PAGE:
This is the first documented case in Israel in which prolonged sitting, sometimes even for several days in a row, caused severe damage to the heart, due to a pulmonary embolism, and to the patient’s critical condition. Prof. Eyal Herzog, Director of the Cardiology Department at Hadassah Ein Kerem: “The phenomenon is identical to that described in the medical literature regarding people who fly on long flights. Even in the safe room, it is important to get up and move around as much as possible.”
The doctors of the cardiology department at Hadassah Ein Kerem Hospital saved the life of F., a resident of Sderot who arrived at the hospital in a life-threatening condition after sitting in a safe room for a long time.
F., 52, was taken by helicopter to the hospital in critical and unstable condition due to a large pulmonary embolism that caused severe damage to the right ventricle in his heart.
Dr. Gabby Elbaz, a physician in Hadassah’s cardiology department and a senior catheterist, says: “There are several common and well-known factors that lead to pulmonary embolism, including a long flight that forces sitting for several hours. This is the first case we have documented in the State of Israel in which the cause of the pulmonary embolism is prolonged sitting in the safe room. This case certainly makes it clear how this dangerous situation can continue, as we have seen, for several days in a row.
This is a significant warning light for thousands in the State of Israel who are forced to stay in the safe room for a long time, usually in a small structure with other family members, so walking inside it is almost impossible,” emphasizes Dr. Elbaz, “and yet, we recommend that during prolonged sitting in the safe room, one should maintain mobility, specifically to keep moving.”
With the beginning of the Iron Swords War and the constant sirens in the Gaza envelope, F., a resident of Sderot, entered the safe room in his home with his family. He says that his stay in the safe room was significantly extended. As a result, he sat motionless for hours. “The barrages were heavy and continuous that there was no point in going in and out of the protected area, so I just stayed sitting in the safe room for long hours. I am a healthy person with no medical background, and towards evening, I began to feel difficulty breathing. At first, I didn’t attach much importance to it; I didn’t think it was serious or life-threatening.”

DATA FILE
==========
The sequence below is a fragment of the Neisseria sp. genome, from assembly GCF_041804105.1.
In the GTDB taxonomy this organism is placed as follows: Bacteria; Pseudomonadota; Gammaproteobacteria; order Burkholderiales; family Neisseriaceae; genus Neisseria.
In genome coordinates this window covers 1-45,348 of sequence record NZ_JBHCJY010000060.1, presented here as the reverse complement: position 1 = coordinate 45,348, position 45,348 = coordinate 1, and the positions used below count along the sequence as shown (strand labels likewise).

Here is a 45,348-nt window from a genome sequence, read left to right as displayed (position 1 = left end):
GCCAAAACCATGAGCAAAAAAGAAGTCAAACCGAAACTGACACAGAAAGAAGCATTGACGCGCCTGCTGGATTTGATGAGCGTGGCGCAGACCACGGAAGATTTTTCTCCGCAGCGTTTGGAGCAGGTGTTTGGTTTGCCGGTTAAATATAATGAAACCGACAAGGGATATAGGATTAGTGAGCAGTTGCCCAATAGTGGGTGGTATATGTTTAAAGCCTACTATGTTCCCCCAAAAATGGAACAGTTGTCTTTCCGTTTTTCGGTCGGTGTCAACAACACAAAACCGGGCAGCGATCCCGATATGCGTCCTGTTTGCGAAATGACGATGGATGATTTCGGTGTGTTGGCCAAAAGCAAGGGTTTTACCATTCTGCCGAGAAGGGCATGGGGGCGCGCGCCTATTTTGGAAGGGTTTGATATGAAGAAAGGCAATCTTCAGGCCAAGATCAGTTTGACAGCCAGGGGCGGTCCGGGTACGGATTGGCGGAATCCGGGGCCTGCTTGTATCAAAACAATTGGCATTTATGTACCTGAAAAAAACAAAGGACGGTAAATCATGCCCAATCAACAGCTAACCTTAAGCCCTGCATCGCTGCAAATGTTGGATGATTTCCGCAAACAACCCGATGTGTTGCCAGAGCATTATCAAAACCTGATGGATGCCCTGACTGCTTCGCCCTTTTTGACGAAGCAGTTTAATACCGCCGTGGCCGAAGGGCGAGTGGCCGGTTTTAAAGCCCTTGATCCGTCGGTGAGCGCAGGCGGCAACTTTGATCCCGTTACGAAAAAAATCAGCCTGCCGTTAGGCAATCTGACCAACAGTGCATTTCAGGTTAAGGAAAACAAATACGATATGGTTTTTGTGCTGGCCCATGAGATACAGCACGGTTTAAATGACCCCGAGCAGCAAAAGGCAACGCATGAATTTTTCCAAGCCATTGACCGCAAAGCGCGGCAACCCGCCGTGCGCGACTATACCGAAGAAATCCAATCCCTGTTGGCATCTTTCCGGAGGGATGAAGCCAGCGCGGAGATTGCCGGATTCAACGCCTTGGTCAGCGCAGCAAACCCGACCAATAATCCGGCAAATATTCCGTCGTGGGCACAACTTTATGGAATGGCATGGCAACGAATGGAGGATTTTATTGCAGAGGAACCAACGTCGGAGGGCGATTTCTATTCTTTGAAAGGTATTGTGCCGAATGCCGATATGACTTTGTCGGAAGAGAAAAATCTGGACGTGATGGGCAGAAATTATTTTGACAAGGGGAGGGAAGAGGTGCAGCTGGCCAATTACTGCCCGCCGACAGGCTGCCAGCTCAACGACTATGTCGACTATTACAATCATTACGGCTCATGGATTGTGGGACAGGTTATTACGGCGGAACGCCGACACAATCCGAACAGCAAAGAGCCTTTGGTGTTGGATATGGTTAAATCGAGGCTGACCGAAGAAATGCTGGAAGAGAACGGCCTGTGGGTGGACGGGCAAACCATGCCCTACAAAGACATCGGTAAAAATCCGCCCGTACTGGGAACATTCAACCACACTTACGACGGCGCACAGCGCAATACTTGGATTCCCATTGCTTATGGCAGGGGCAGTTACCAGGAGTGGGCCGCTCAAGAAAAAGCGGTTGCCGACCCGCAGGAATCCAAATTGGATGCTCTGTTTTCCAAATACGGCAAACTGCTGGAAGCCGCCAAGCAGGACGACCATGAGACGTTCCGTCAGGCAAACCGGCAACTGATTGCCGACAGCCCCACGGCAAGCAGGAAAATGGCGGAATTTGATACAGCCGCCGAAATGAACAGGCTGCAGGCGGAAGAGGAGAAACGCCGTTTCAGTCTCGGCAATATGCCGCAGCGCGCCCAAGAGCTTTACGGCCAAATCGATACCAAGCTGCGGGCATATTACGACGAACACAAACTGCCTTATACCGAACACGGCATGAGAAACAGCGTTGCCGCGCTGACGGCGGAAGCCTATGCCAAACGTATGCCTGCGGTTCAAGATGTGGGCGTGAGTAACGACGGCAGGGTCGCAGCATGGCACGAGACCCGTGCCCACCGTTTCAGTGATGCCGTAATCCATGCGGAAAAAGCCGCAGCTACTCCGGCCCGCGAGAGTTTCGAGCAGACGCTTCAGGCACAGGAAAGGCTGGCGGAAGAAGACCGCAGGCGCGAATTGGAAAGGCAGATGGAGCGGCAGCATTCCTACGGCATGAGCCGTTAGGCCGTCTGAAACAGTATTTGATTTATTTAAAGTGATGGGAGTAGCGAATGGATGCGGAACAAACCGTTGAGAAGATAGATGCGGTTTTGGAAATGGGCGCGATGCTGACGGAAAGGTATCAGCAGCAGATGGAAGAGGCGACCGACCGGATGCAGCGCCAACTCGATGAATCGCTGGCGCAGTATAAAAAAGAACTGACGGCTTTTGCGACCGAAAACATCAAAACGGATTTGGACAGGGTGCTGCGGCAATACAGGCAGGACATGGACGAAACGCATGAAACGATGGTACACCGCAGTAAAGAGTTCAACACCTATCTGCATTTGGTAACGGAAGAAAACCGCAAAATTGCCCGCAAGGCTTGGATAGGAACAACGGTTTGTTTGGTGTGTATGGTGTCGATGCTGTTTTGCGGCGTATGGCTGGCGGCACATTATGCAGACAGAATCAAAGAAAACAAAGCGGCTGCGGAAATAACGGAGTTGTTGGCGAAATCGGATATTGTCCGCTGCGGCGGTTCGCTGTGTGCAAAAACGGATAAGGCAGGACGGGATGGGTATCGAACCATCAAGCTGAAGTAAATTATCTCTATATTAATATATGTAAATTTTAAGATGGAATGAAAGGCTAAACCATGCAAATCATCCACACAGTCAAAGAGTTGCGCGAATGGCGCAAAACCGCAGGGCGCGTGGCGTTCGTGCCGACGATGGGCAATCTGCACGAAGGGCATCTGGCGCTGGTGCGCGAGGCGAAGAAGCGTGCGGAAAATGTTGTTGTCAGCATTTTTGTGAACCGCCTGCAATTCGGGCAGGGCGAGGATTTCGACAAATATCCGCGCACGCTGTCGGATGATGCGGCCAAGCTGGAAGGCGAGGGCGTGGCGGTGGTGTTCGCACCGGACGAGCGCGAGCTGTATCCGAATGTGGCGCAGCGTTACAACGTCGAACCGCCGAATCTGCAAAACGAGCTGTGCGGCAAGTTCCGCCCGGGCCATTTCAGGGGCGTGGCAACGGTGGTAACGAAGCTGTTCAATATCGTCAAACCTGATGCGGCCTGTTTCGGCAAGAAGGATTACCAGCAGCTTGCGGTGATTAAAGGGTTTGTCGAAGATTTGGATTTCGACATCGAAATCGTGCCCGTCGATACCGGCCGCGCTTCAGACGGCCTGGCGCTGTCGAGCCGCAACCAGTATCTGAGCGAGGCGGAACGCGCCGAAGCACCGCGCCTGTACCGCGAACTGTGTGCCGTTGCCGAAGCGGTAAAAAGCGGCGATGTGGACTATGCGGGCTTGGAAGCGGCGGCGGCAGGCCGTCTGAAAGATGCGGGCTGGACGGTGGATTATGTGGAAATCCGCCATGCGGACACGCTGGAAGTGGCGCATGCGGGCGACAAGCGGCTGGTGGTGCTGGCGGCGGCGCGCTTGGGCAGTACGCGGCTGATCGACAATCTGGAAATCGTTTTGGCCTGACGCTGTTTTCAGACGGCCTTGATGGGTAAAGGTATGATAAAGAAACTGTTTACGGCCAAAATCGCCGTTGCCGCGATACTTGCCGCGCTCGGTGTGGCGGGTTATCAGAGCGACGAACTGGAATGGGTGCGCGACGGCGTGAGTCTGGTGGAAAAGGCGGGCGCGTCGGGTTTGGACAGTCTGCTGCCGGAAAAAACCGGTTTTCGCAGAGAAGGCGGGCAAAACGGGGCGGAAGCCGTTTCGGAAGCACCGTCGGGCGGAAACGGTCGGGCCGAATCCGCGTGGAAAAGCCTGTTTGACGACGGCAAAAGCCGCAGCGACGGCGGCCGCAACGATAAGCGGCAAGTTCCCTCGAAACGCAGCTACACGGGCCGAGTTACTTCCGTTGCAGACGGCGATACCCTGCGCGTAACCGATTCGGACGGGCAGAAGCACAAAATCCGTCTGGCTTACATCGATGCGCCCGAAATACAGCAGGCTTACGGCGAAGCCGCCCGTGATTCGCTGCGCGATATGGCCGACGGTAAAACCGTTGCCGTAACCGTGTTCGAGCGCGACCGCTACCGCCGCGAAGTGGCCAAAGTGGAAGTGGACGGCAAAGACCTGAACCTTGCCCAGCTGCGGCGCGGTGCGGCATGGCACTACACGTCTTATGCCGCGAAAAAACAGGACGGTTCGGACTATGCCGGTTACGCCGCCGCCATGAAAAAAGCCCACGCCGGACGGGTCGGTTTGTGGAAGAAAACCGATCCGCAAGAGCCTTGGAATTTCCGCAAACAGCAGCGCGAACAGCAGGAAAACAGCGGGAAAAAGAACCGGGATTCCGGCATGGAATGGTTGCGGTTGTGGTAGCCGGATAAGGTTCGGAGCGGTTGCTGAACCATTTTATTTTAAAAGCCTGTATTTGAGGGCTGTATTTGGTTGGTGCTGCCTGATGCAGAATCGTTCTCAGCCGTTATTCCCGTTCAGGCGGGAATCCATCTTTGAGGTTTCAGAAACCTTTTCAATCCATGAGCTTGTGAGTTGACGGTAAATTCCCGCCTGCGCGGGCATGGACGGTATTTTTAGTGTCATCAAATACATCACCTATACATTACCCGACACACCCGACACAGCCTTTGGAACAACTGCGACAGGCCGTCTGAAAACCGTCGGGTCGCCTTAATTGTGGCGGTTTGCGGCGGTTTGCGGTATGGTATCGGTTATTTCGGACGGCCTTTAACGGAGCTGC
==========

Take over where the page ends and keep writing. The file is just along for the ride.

F. and his family waited for the security situation to calm down a little, and they decided, like many residents of the south, to evacuate to Eilat. After a few days, during which he did not feel well, and his health did not improve, he decided to go to the hospital, where they found that he was suffering from a pulmonary embolism.
F. was flown in critical and life-threatening condition to Hadassah Ein Kerem Hospital in Jerusalem, where he was treated by the special invasive team that treats pulmonary embolisms. Dr. Gabby Elbaz and Dr. Mordechai Golomb, who catheterized F., describe what happened: “As soon as the helicopter landed at Hadassah, we understood that he was in critical and life-threatening condition. After clinical evaluation per the medical protocols for these cases developed at Hadassah, we performed cardiac catheterization. We injected a drug through a catheter directly into the pulmonary artery in the heart, which dissolved the blood clot. The treatment was very successful with immediate improvement in the patient’s clinical condition.”
Prof. Herzog, Director of the Cardiology Department at Hadassah Ein Kerem Hospital, emphasizes: “In tense times such as these, when many civilians spend many hours in protected areas, it is important for us to emphasize the critical significance of moving around in the safe room. As has already been described in previous articles dealing with the subject – among those who fly on long flights and are forced to sit for a long time without changing position, here too deliberately moving the body (such as straightening the legs and moving the toes) is critical. If, after sitting in the safe room for a long time, sensations of sudden shortness of breath, chest pain, or a feeling of fainting appear, seek medical attention immediately. This is literally about saving lives.”